A scheduled vote on House Speaker John Boehner's fiscal cliff solution, "Plan B," was abruptly canceled Thursday evening after the speaker failed to garner the support of his Republican caucus.
"The House did not take up the tax measure today because it did not have sufficient support from our members to pass," Boehner said in a statement after an emergency leadership meeting. "Now it is up to the president to work with Senator Reid on legislation to avert the fiscal cliff. The House has already passed legislation to stop all of the Jan. 1 tax rate increases and replace the sequester with responsible spending cuts that will begin to address our nation's crippling debt. The Senate must now act."
Shortly after Boehner pulled the bill, White House Press Secretary Jay Carney said: "The president's main priority is to ensure that taxes don’t go up on 98 percent of Americans and 97 percent of small businesses in just a few short days. The president will work with Congress to get this done and we are hopeful that we will be able to find a bipartisan solution quickly that protects the middle class and our economy."
The vote was suddenly called off after the House voted only narrowly, 215 to 209, to pass a GOP spending reduction package and to protect military programs from steep cuts next year. It was one of two bills the House had to vote on as part of the speaker's backup plan should fiscal cliff talks with the President Barack Obama break down. That vote was a preview of what was to come, as doubt lingered whether Boehner could actually muster up the support. Pretty soon it became very apparent that he didn't have it.
Boehner proposed his “Plan B” earlier this week as another solution to the fiscal cliff – automatic federal spending cuts and tax hikes set to kick in in January. It allows a tax increase on those earning more than $1 million annually, but preserve the Bush tax breaks for those below that threshold.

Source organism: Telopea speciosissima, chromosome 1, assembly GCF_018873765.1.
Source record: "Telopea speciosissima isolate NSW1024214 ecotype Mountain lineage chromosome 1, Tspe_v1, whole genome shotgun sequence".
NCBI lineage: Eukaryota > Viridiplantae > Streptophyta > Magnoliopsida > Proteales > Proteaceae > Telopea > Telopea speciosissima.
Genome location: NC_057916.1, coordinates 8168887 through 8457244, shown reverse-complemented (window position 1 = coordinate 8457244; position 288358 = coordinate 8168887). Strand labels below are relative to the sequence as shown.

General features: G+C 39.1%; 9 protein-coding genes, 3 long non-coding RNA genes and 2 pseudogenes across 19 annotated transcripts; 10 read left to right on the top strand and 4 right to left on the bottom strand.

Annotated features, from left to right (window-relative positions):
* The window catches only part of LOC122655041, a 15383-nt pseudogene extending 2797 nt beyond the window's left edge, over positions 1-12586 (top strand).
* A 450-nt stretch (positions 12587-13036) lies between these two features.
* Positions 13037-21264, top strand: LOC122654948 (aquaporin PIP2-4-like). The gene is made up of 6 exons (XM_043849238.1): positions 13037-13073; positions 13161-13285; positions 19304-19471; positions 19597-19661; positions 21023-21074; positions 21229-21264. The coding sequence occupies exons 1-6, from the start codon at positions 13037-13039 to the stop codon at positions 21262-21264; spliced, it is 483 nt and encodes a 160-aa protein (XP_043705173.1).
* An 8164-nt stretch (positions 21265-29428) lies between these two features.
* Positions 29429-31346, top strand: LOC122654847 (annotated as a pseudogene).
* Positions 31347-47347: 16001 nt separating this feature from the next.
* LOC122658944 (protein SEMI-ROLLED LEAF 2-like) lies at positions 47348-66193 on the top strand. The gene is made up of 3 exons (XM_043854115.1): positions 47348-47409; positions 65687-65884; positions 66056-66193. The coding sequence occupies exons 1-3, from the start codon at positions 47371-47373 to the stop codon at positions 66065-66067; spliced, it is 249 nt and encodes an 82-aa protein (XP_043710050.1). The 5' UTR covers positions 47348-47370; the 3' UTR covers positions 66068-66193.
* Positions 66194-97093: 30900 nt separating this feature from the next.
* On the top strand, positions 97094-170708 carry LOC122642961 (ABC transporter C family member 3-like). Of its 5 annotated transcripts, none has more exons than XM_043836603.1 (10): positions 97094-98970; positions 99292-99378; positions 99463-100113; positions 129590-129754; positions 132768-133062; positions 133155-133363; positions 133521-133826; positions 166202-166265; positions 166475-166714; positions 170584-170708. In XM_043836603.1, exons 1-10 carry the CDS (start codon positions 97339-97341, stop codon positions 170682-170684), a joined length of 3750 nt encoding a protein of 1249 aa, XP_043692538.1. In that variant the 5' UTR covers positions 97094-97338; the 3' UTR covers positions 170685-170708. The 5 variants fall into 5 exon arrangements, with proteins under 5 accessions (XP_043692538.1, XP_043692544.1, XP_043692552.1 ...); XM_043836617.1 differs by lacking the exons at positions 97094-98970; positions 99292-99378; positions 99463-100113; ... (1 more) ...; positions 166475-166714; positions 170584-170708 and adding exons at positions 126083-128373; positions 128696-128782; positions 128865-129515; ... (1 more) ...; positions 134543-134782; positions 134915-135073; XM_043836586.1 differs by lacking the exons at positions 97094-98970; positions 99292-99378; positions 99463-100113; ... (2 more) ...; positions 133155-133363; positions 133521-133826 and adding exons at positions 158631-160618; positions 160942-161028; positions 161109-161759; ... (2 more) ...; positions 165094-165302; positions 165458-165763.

Obama had said he would veto “Plan B” if it ever got to his desk, and Democrats declared it dead on arrival in the Senate.
Obama and Boehner have been in negotiations for weeks on the best plan of action before the Dec. 31 deadline. Both sides agree that inaction would result in a recession and higher unemployment rate.
Initially, Obama proposed gaining approximately $1.6 million in new revenue by taxing the wealthy. He defined those as individuals with an annual income over $200,000 and households over $250,000 – that’s including himself – and said he was open to a compromise. He also pushed Republicans to extend tax cuts for the middle class, which would give business owners a level of confidence. Obama later bended and increased that tax threshold to $400,000.
That any tax hike at all was included in “Plan B” was too much for many House Republicans.
Republicans have a longstanding agreement with anti-tax lobbyist Grover Norquist to refuse any tax increases. But his group Americans for Tax Reform said Wednesday the GOP wouldn’t be violating the "Norquist pledge" by voting for Boehner’s plan.
“Republicans supporting this bill are this week affirming to their constituents in writing that this bill — the sole purpose of which is to prevent tax increases — is consistent with the pledge they made to them,” the statement read. “In ATR’s analysis, it is extremely difficult — if not impossible — to fault these Republicans’ assertion. In particular, in this Congress the House has already voted twice to prevent any tax increases on any American. When viewed with this in mind, and considering this tax bill contains no tax increases of any kind — in fact, it permanently prevents them — matters become more clear.”
It had seemed lawmakers were going to cut a deal between $400,000 and $1 million until Boehner revealed his backup plan.